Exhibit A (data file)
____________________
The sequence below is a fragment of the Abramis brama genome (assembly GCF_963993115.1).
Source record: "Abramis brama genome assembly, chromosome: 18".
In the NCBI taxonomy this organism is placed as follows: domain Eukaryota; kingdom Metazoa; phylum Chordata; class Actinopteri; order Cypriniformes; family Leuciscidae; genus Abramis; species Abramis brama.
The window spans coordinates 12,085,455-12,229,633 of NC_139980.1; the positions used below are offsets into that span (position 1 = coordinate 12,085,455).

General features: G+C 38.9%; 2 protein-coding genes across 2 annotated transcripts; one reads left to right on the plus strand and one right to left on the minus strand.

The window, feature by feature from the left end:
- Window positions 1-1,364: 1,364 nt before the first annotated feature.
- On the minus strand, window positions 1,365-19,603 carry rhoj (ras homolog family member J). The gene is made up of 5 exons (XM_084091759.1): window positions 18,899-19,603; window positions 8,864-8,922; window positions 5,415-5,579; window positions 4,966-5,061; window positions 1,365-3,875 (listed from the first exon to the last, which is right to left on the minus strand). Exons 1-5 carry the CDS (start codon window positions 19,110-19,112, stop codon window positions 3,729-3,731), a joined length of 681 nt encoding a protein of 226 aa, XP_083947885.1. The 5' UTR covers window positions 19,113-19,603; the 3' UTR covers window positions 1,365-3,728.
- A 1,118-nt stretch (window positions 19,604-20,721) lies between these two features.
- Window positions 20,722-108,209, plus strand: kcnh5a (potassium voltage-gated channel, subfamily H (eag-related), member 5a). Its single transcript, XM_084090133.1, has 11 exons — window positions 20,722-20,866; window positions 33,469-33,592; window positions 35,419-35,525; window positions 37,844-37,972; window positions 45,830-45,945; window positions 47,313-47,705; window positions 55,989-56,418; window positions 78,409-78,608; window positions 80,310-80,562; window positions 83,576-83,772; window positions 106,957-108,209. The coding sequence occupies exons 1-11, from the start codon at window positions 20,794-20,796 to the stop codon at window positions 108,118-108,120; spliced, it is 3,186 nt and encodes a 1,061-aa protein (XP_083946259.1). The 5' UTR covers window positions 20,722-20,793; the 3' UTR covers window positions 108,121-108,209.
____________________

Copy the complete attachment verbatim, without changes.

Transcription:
The sequence below is a fragment of the Abramis brama genome (assembly GCF_963993115.1).
Source record: "Abramis brama genome assembly, chromosome: 18".
In the NCBI taxonomy this organism is placed as follows: domain Eukaryota; kingdom Metazoa; phylum Chordata; class Actinopteri; order Cypriniformes; family Leuciscidae; genus Abramis; species Abramis brama.
The window spans coordinates 12,085,455-12,229,633 of NC_139980.1; the positions used below are offsets into that span (position 1 = coordinate 12,085,455).

General features: G+C 38.9%; 2 protein-coding genes across 2 annotated transcripts; one reads left to right on the plus strand and one right to left on the minus strand.

The window, feature by feature from the left end:
- Window positions 1-1,364: 1,364 nt before the first annotated feature.
- On the minus strand, window positions 1,365-19,603 carry rhoj (ras homolog family member J). The gene is made up of 5 exons (XM_084091759.1): window positions 18,899-19,603; window positions 8,864-8,922; window positions 5,415-5,579; window positions 4,966-5,061; window positions 1,365-3,875 (listed from the first exon to the last, which is right to left on the minus strand). Exons 1-5 carry the CDS (start codon window positions 19,110-19,112, stop codon window positions 3,729-3,731), a joined length of 681 nt encoding a protein of 226 aa, XP_083947885.1. The 5' UTR covers window positions 19,113-19,603; the 3' UTR covers window positions 1,365-3,728.
- A 1,118-nt stretch (window positions 19,604-20,721) lies between these two features.
- Window positions 20,722-108,209, plus strand: kcnh5a (potassium voltage-gated channel, subfamily H (eag-related), member 5a). Its single transcript, XM_084090133.1, has 11 exons — window positions 20,722-20,866; window positions 33,469-33,592; window positions 35,419-35,525; window positions 37,844-37,972; window positions 45,830-45,945; window positions 47,313-47,705; window positions 55,989-56,418; window positions 78,409-78,608; window positions 80,310-80,562; window positions 83,576-83,772; window positions 106,957-108,209. The coding sequence occupies exons 1-11, from the start codon at window positions 20,794-20,796 to the stop codon at window positions 108,118-108,120; spliced, it is 3,186 nt and encodes a 1,061-aa protein (XP_083946259.1). The 5' UTR covers window positions 20,722-20,793; the 3' UTR covers window positions 108,121-108,209.